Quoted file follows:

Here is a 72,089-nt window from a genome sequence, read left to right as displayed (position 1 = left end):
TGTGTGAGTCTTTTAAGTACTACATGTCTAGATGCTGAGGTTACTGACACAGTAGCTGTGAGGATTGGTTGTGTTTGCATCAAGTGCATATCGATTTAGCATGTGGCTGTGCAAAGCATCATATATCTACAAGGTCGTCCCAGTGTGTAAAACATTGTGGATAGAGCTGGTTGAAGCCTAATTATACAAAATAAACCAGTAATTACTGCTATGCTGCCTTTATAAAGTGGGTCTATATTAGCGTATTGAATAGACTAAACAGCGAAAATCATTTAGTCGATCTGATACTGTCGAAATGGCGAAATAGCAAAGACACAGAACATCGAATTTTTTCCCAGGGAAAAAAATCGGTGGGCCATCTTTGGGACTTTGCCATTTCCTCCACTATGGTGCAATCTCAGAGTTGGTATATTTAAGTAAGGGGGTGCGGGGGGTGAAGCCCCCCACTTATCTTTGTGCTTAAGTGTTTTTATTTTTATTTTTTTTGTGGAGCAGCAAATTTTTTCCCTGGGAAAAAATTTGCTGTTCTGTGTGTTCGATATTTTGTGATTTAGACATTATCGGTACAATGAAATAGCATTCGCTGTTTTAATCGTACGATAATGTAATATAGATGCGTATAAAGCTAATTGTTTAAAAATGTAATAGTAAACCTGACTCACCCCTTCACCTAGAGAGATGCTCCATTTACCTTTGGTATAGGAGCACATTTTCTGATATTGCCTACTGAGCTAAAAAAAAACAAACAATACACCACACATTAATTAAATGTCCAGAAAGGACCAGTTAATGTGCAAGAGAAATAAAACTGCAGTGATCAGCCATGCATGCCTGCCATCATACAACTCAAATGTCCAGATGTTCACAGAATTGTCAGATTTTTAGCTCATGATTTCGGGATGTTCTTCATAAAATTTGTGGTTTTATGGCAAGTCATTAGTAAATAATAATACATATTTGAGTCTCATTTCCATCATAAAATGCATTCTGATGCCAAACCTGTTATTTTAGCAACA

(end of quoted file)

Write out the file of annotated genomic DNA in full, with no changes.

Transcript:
Here is a 72,089-nt window from a genome sequence, read left to right as displayed (position 1 = left end):
TGTGTGAGTCTTTTAAGTACTACATGTCTAGATGCTGAGGTTACTGACACAGTAGCTGTGAGGATTGGTTGTGTTTGCATCAAGTGCATATCGATTTAGCATGTGGCTGTGCAAAGCATCATATATCTACAAGGTCGTCCCAGTGTGTAAAACATTGTGGATAGAGCTGGTTGAAGCCTAATTATACAAAATAAACCAGTAATTACTGCTATGCTGCCTTTATAAAGTGGGTCTATATTAGCGTATTGAATAGACTAAACAGCGAAAATCATTTAGTCGATCTGATACTGTCGAAATGGCGAAATAGCAAAGACACAGAACATCGAATTTTTTCCCAGGGAAAAAAATCGGTGGGCCATCTTTGGGACTTTGCCATTTCCTCCACTATGGTGCAATCTCAGAGTTGGTATATTTAAGTAAGGGGGTGCGGGGGGTGAAGCCCCCCACTTATCTTTGTGCTTAAGTGTTTTTATTTTTATTTTTTTTGTGGAGCAGCAAATTTTTTCCCTGGGAAAAAATTTGCTGTTCTGTGTGTTCGATATTTTGTGATTTAGACATTATCGGTACAATGAAATAGCATTCGCTGTTTTAATCGTACGATAATGTAATATAGATGCGTATAAAGCTAATTGTTTAAAAATGTAATAGTAAACCTGACTCACCCCTTCACCTAGAGAGATGCTCCATTTACCTTTGGTATAGGAGCACATTTTCTGATATTGCCTACTGAGCTAAAAAAAAACAAACAATACACCACACATTAATTAAATGTCCAGAAAGGACCAGTTAATGTGCAAGAGAAATAAAACTGCAGTGATCAGCCATGCATGCCTGCCATCATACAACTCAAATGTCCAGATGTTCACAGAATTGTCAGATTTTTAGCTCATGATTTCGGGATGTTCTTCATAAAATTTGTGGTTTTATGGCAAGTCATTAGTAAATAATAATACATATTTGAGTCTCATTTCCATCATAAAATGCATTCTGATGCCAAACCTGTTATTTTAGCAACA